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KOBE'S BACKGROUND



Kobe Bryant, the son of former NBA player Joe "Jellybean" Bryant, jumped directly from high school to the pros in 1996 and enjoyed an impressive rookie season with the Los Angeles Lakers. He also won the Nestle Crunch Slam Dunk and was the leading scorer in the Schick Rookie Game during the NBA All-Star Weekend. Then, in his second season, he was voted a starter for the 1998 All-Star Game, becoming at 19 the youngest All-Star in NBA history. To top it off, he led the West team in scoring with 18 points. Bryant was the all-time leading scorer in Southeastern Pennsylvania history with 2,883 points, breaking the marks of NBA legend and Hall of Famer Wilt Chamberlain (2,359 points) and former St. Joseph's player Carlin Warley (2,441 points). Bryant led his high school team to a 77-13 record in last three seasons and was a four-year starter. His father, Joe, played eight NBA seasons for the Philadelphia 76ers, San Diego Clippers and Houston Rockets, and is a former assistant coach at La Salle. As a senior at Lower Merion High School, Bryant was selected by USA Today and Parade Magazine as the National High School Player of the Year. He was also named Naismith Player of the Year, Gatorade Circle of Champions High School Player of the Year and to the McDonald's All-America Team. Bryant averaged 30.8 ppg, 12 rpg, 6.5 apg, four spg and 3.8 bpg. He led Lower Merion to Class AAAA state title with a 31-3 record. Bryant scored a career-high 50 points vs. Marple Newtow and scored 34 points to go along with 15 rebounds, six assists and nine blocks to lead Lower Merion to District I Class AAA title over Chester. He scored 117 points and was named Most Outstanding Player in Prestigious Beach Ball Classic in Myrtle Beach, S.C. The Lakers wanted Bryant but were drafting late, so they swung a deal with the Charlotte Hornets whereby Charlotte selected him with the 13th overall pick in the first round of the 1996 NBA Draft, then dealt him to Los Angeles in exchange for center Vlade Divac. Despite his youth and lack of college experience, Bryant was a signficant contributor as the Lakers won 56 games in 1996-97. He scored in double figures 25 times, including a streak of seven within 10 games late in the season. He also grabbed the spotlight at the All-Star Weekend by winning the Nestle Crunch Slam Dunk and leading all players with an event-record 31 points in the Schick Rookie Classic. Bryant blossomed as the Lakers' sixth man in his second pro season, averaging 15.4 ppg, scoring in double figures in 65 of his 79 games and being voted by the fans as a starter in the 1998 All-Star Game, where he led the Western Conference with 18 points. At 19 years, 5 months, he became the youngest All-Star in history, replacing Magic Johnson, who was 20 years, 5 months old when he played in the 1980 game.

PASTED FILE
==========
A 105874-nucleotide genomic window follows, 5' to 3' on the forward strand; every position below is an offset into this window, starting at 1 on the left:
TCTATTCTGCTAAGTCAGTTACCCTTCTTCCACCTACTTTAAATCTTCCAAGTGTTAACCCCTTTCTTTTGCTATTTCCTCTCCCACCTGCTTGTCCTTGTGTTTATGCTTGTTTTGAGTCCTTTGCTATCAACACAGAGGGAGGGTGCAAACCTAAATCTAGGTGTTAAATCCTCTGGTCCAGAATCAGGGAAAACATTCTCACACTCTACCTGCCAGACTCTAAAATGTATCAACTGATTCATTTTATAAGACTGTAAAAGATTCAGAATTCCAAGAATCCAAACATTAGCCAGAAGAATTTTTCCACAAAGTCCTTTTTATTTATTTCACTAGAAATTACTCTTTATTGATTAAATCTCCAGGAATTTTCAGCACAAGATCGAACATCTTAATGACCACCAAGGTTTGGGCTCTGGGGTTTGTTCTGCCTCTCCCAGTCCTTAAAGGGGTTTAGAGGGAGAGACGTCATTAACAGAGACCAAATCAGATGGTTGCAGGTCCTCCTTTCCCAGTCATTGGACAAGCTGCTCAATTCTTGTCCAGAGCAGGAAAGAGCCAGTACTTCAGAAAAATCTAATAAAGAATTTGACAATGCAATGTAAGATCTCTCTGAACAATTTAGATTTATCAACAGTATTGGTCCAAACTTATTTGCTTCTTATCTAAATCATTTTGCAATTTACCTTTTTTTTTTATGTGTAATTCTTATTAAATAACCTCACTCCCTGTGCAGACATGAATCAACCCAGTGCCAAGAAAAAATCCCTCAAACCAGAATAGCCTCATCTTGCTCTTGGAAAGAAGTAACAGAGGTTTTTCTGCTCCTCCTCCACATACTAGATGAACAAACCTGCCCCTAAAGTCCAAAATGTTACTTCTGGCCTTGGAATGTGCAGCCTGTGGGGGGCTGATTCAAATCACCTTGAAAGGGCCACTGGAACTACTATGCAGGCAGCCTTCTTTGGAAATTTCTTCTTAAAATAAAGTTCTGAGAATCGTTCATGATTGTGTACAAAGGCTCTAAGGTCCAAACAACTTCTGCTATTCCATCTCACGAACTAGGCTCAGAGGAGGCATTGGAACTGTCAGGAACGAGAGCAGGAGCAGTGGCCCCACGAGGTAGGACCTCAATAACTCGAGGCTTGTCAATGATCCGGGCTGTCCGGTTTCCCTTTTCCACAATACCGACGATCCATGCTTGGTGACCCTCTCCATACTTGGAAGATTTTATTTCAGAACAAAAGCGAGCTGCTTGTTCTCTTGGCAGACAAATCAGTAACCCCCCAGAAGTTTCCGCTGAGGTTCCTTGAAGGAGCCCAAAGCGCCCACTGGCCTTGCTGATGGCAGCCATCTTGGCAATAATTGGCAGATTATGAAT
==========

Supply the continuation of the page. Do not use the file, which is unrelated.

1997-98 NOTES